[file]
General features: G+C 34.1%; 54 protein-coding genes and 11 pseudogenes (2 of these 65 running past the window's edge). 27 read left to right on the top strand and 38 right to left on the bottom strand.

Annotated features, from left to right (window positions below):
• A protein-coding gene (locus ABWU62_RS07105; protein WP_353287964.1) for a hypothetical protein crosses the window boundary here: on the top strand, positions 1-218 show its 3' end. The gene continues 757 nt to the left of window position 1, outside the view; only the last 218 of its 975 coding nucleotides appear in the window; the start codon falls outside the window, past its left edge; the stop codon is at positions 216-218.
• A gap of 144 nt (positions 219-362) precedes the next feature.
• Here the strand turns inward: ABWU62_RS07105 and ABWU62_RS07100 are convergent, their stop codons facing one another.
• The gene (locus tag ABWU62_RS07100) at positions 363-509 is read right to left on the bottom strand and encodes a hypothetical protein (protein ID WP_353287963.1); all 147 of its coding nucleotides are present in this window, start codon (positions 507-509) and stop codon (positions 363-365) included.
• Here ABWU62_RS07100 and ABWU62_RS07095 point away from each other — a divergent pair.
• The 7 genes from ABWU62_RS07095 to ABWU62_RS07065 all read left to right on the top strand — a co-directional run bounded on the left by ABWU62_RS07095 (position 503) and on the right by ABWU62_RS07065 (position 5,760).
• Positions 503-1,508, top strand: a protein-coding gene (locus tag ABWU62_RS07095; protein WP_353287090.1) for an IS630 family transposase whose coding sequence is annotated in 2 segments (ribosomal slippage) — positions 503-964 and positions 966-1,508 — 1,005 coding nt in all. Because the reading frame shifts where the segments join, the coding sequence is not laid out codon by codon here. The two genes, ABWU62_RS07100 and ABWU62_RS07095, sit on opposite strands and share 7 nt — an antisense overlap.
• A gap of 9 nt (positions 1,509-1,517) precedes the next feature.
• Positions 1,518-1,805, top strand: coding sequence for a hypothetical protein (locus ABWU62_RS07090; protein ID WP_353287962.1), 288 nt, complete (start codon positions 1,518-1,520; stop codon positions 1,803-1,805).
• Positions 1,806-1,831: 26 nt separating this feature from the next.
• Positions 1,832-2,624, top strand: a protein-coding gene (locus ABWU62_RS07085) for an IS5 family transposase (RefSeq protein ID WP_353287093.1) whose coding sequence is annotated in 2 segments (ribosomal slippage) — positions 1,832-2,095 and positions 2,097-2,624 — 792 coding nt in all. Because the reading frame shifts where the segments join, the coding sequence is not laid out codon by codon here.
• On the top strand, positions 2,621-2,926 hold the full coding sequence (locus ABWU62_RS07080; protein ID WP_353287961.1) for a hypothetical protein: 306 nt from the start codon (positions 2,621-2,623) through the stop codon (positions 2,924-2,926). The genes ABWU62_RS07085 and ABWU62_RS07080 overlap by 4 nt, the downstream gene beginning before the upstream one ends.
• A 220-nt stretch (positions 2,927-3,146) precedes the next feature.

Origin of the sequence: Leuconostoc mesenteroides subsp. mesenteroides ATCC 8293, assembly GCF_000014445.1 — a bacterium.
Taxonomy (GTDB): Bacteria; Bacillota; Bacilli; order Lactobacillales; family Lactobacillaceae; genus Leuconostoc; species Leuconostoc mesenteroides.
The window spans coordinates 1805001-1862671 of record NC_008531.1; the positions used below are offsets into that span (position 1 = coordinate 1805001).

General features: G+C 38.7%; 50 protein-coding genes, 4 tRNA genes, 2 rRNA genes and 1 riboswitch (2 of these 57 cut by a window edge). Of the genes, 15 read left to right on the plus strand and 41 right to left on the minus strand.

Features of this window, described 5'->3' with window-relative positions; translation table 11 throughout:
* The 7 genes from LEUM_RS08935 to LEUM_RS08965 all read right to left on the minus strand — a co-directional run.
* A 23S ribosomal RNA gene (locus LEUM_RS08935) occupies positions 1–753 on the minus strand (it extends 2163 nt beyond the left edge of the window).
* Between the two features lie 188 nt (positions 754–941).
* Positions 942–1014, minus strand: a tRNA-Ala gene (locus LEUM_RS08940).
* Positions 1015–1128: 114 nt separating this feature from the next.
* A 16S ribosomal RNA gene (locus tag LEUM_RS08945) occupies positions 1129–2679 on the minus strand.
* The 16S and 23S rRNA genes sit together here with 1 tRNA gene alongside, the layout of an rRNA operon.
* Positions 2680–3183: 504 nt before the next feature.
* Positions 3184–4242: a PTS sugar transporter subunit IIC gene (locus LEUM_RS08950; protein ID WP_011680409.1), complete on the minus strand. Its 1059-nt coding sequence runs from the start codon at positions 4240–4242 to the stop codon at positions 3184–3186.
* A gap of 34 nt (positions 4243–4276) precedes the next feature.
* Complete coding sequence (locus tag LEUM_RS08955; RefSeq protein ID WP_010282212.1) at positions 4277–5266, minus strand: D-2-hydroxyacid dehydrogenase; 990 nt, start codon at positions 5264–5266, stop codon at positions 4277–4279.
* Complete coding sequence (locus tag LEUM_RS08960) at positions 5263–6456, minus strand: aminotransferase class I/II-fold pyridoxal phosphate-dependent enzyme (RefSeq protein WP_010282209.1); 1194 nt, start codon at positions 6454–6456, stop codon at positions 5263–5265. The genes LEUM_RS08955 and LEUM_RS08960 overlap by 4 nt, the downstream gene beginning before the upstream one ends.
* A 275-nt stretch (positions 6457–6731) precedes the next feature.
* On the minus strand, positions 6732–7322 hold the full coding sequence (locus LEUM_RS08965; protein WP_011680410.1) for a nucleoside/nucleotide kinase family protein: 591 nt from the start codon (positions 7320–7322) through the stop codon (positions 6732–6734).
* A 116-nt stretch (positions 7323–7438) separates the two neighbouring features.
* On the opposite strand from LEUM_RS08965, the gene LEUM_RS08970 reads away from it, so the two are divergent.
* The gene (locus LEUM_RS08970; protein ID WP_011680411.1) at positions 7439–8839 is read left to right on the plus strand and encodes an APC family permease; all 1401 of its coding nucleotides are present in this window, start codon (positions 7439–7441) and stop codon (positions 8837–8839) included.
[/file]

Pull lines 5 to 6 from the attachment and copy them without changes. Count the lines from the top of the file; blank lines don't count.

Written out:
• Here the strand turns inward: ABWU62_RS07105 and ABWU62_RS07100 are convergent, their stop codons facing one another.
• The gene (locus tag ABWU62_RS07100) at positions 363-509 is read right to left on the bottom strand and encodes a hypothetical protein (protein ID WP_353287963.1); all 147 of its coding nucleotides are present in this window, start codon (positions 507-509) and stop codon (positions 363-365) included.